Happy fishing! Check out this week's fishing report

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Two young men set out to fish in Eastpoint, Florida.

(Photo: Alicia Devine / Tallahassee Democrat)

While we were running back to the boat ramp last weekend after a cold day of fishing, we found a group of sailors trying to straighten a rental canoe that had just tipped over. When we stopped, they had emptied most of the water and two men struggled to re-enter. No one was injured, but his pride was safely damaged. With air and water temperatures at 50 degrees, they would need dry clothes and a warm fire very soon.

It's ironic, since our own kayak guru, Harry Smith, had just written about safety and how to prepare for such an emergency by operating a canoe, kayak or paddle board. Apparently, these two boys did not read the advice Harry had given them, since neither of them wore life jackets and struggled to return to their now straightened canoe.

All our taxpayers would agree that safety is the number 1 priority in water. Especially during the colder months, since the water temperature drops to 50 degrees. Once it has fallen overboard, hypothermia will not take long.

Hypothermia is a medical emergency that occurs when your body loses heat faster than heat can cause, causing a dangerously low body temperature. Normal body temperature is around 98.6 F. Hypothermia occurs when your body temperature drops below 95 F. Hypothermia is often caused by exposure to cold weather or immersion in cold water. The main treatments for hypothermia are methods to warm the body to a normal temperature.

When your body temperature drops, your heart, nervous system and other organs cannot function normally. If left untreated, hypothermia can lead to a complete failure of your heart and respiratory system and eventually death. Our old friend here Otto Hough cannot emphasize enough the importance of using an inflatable PFD during this time of the year. If you follow it, you've seen it published again and again. In addition, those really warm winter days can be misleading, since the bright Florida sun has sailors throwing layers from dawn onwards. Although the maximum daytime levels can reach 70, the water is still very cold and makes it extremely difficult to return to a jet ski if it falls. Simply put, take special care during the winter months. So until next week, be sure, have fun and ALWAYS wear your life jacket.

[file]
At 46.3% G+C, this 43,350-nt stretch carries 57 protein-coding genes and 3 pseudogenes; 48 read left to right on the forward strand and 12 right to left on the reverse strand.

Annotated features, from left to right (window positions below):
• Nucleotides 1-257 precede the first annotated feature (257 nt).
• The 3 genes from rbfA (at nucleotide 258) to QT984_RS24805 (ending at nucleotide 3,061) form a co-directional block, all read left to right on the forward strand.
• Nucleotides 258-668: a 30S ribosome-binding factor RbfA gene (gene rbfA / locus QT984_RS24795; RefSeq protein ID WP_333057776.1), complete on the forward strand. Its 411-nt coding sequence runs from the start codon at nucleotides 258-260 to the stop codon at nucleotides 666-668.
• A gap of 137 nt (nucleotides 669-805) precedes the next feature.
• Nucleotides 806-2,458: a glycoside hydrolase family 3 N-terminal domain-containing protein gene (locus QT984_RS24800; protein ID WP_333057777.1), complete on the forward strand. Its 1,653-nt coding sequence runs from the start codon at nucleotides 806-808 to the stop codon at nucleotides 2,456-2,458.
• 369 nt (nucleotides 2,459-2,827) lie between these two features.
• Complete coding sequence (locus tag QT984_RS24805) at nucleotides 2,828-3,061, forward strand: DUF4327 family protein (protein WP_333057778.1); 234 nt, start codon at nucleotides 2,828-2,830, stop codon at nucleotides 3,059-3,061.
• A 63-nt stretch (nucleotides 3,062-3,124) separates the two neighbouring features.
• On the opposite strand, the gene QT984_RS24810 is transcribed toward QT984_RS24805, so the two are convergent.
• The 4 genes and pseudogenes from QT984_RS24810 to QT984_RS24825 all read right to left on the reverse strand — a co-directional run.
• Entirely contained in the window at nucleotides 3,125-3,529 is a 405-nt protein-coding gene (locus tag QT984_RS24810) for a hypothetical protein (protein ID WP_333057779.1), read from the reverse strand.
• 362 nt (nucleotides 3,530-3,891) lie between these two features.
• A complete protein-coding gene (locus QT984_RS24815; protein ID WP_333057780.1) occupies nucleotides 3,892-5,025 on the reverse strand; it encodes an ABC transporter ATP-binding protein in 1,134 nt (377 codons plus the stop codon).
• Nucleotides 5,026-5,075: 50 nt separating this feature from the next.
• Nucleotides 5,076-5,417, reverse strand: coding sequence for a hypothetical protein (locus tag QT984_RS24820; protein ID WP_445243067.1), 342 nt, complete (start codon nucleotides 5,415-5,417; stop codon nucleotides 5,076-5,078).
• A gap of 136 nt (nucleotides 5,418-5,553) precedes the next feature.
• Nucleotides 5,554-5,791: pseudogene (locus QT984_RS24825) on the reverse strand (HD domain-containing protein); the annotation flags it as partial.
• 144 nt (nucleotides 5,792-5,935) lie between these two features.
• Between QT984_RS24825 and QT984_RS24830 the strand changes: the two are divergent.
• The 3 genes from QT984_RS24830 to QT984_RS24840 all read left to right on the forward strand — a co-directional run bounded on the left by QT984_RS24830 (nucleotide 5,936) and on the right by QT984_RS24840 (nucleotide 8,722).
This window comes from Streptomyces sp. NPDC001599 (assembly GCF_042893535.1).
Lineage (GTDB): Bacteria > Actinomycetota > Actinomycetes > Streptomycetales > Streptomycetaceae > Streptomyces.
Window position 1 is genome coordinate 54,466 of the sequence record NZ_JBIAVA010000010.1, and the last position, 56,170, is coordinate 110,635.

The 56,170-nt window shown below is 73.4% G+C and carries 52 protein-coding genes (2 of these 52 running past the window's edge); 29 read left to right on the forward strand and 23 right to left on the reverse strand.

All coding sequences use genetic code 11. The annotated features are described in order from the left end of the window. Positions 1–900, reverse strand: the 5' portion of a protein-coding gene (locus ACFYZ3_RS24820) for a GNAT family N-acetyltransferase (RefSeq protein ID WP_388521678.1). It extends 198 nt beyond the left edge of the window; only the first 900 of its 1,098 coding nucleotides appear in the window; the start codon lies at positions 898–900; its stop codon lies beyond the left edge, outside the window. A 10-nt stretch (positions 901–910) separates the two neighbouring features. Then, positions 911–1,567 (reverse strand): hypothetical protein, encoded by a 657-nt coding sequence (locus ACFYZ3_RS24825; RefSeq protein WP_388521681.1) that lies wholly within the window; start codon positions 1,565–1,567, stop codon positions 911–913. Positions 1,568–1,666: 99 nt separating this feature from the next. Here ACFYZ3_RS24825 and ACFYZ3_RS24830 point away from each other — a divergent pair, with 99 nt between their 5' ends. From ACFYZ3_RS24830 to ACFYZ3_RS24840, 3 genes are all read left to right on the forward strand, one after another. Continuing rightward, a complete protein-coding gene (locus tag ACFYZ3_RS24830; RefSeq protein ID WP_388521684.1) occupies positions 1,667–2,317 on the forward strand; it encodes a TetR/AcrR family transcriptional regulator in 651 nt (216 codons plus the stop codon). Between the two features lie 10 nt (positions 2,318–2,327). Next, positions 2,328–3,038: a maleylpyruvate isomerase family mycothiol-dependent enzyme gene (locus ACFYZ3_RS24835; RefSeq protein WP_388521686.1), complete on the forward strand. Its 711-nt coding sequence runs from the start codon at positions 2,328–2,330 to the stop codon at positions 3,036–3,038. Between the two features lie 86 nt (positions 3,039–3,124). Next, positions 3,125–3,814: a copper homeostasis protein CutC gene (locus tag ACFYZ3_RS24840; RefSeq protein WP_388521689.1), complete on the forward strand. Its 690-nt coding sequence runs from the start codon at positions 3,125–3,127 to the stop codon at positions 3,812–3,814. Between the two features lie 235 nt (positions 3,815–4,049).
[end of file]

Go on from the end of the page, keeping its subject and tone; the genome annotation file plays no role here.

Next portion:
Cliff "JR" Mundinger


Otto Hough, from MyHometownfishing.com, says: “The weekend bite of the full moon before the full moon by trout and red puts a series of smiles on the face of most fishermen who fish in the River and stream holes. Trouts are found in the holes of the St. Marks River, far above the power station. Some fishermen were lucky last weekend to get entangled with some red bulls that hit their drag plugs in the lower parts of the St. Marks River. On the Aucilla River, Gator-class trout jumped regularly over long-range bombers. In both rivers, the supply of live shrimp was much appreciated by almost all species hung in the heat of the deep holes. Outside, the jaws were not exactly on fire, but the fishermen who found that species found a good number. Apparently, each rock pile of shallow water outside the refuge's buoy is quite covered with sea bass, also known as black sea bass. Have a lot of fun stirring up a mess of these tasty fish using medium-acting rotating combos with a 1 to 1.5-ounce buck tail template with a 3-inch pearl / chartreuse drink! shrimp.